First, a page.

It’s September. People are starting to use words like “crisp.” Christmas trees are already out. Kids are back in school, and the world smells like nutmeg. Everyone’s getting ready to tweet that Green Day joke at the end of the month. And major-league rosters have expanded to roughly 68 players each. On top of that, a lot of minor-league seasons have ended, meaning that teams are free to call up the veteran guys they had signed as cover during the offseason, their top prospects, their not-so-top-prospects who just happen to be left-handed or fast, and Larry, the guy who is about to pitch the only three innings of his major-league career in garbage time … but he wore a major-league uniform!!!

Somewhere in baseball, there will be a call-up guy who has a video-game month (.370/.420/.500 in 38 PA) completely out of nowhere. We all know that’s a small-sample fluke, but what about the top prospect who is known to be a good hitter? He comes up, plays most days, and hits.290/.340/.470. It’s the sort of line that is reasonable to expect a good hitter to put up. Even throwing in the usual #SmallSampleSize warning though, can we trust his stats? September is such a weird month, after all. There are all these guys floating around who belong in Triple-A and then there are a bunch of teams that are out of any meaningful playoff chase, so they may not even be trying. Is our top prospect really putting up that line against real major-league competition or is he just feasting off guys who either aren’t good enough or just going through the motions?

Warning! Gory Mathematical Details Ahead!
Let’s start with the idea that players who are out of the pennant race are just going through the motions. For the guys on the fringe, that doesn’t make sense. This might be their one chance to get an audition for next year, and while they may not have much (they are fringy for a reason), they’re going to give it their all. For guys in the middle of a pennant race, everyone will be pulling hard. Less so for the guys who are already established in the big leagues. Do some of them take days off here and there—even though their name is on the lineup card—when there’s nothing to play for?

I used data from 2010-14, and only regular season games played from September 1st on. I looked at all players who had 250 or more PA (or batters faced in the case of starting pitchers, 100 for relievers) within that season. This will capture our regulars, as well as guys who have at least been hanging around for part of the season, either on the bench or with some amount of time as a regular guy. For all players, I looked at their overall season stats for several outcomes (such as strikeouts, walks, homers), and using the log-odds ratio method, created a control variable for what the probability was that a given PA would end in that outcome.

For all teams, I looked at their position in the standings on that day. I considered a team to be playing a “meaningful” game if they had neither mathematically clinched a playoff birth nor been mathematically eliminated from one, and they were within three games of a playoff spot. That is, they were either within three games of a spot or fewer than three games in the lead. Since a game has two teams (and the schedule-maker is not psychic), games can involve zero, one, or two teams that are playing for their lives. I had codes for whether the pitching team was playing in a “meaningful” game, one for the batting team, and one for when both were. For the last one, maybe there’s something to neither team having much to play for and everyone just trying to get it over with. The control variable and these three “meaningful” game indicators went into a binary logistic regression.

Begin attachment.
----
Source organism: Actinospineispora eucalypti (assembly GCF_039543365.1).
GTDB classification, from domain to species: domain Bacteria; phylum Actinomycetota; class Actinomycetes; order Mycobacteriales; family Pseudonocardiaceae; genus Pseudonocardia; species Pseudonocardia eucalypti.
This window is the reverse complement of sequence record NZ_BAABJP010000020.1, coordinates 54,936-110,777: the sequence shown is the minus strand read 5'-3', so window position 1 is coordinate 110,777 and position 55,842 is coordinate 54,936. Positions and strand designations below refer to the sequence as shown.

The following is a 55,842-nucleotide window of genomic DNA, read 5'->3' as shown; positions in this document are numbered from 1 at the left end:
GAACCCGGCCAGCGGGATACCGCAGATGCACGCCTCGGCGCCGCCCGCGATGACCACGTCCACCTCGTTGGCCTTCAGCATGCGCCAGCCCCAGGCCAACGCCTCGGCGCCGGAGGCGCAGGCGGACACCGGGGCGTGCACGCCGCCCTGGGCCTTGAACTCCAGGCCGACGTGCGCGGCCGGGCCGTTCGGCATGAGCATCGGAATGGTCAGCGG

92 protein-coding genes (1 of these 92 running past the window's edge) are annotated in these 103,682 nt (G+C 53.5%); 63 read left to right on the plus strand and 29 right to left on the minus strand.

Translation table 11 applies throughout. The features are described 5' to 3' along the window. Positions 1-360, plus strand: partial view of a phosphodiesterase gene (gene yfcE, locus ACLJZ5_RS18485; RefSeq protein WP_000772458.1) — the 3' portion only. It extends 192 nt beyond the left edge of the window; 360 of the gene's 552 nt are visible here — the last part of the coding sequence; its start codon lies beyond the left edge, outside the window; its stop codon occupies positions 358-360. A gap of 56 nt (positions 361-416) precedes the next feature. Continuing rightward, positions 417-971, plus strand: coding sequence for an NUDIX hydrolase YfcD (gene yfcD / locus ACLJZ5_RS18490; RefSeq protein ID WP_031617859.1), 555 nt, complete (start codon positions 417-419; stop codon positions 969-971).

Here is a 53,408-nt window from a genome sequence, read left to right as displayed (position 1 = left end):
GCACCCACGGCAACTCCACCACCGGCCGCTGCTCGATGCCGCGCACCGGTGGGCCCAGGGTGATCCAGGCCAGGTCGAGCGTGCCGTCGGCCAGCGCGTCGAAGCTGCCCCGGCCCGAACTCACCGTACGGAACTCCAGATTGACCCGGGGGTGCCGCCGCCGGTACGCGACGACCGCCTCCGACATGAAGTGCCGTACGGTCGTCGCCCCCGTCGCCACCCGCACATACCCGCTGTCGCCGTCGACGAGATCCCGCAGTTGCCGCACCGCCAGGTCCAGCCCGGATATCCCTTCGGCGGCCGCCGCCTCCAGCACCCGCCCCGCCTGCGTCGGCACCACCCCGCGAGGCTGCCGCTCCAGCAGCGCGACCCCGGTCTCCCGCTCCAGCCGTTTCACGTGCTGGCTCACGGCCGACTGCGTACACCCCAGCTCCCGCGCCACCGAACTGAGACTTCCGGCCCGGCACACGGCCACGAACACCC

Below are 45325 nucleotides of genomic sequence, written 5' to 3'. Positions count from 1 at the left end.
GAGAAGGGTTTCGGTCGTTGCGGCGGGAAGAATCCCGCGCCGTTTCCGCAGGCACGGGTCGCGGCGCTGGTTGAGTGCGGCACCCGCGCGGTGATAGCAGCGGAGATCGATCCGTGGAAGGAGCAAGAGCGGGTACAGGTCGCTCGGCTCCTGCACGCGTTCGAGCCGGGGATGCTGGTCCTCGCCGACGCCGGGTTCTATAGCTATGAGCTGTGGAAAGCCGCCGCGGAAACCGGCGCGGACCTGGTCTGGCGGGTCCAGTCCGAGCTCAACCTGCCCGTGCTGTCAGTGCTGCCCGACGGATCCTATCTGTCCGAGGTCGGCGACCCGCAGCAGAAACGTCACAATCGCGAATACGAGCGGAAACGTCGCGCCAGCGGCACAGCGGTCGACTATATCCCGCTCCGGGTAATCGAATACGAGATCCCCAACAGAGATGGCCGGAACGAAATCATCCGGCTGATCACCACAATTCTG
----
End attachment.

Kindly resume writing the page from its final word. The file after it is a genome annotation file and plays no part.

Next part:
It turned out that the control variable remained a very good predictor of whether the PA would end in a strikeout, or whatever outcome was being tested. It’s designed to be a very good predictor, but if it had ceased to be one, that would tell us something interesting about September. Seems that the regular corps do pretty much the same in September as they do in June and July.

There were zero cases in which any of the “meaningful games” variables made a difference. There weren’t even any borderline significance calls. Whether teams were in or out of the playoff chase, their regular players did pretty much what would otherwise be expected of them. Even the guys who are out of the race still seem to play as hard as they usually do. (In the aggregate, of course; there probably are some individual cases where guys dog it.) I don’t think that this should shock anyone. There’s professional pride to think of. There’s individual stat-padding. There are guys who may have been up for a good portion of the year but still need to think of their job security. There are guys who want to set a good example for the young kids. If nothing else, there’s not wanting to have the reputation as the guy who quits when the going gets tough.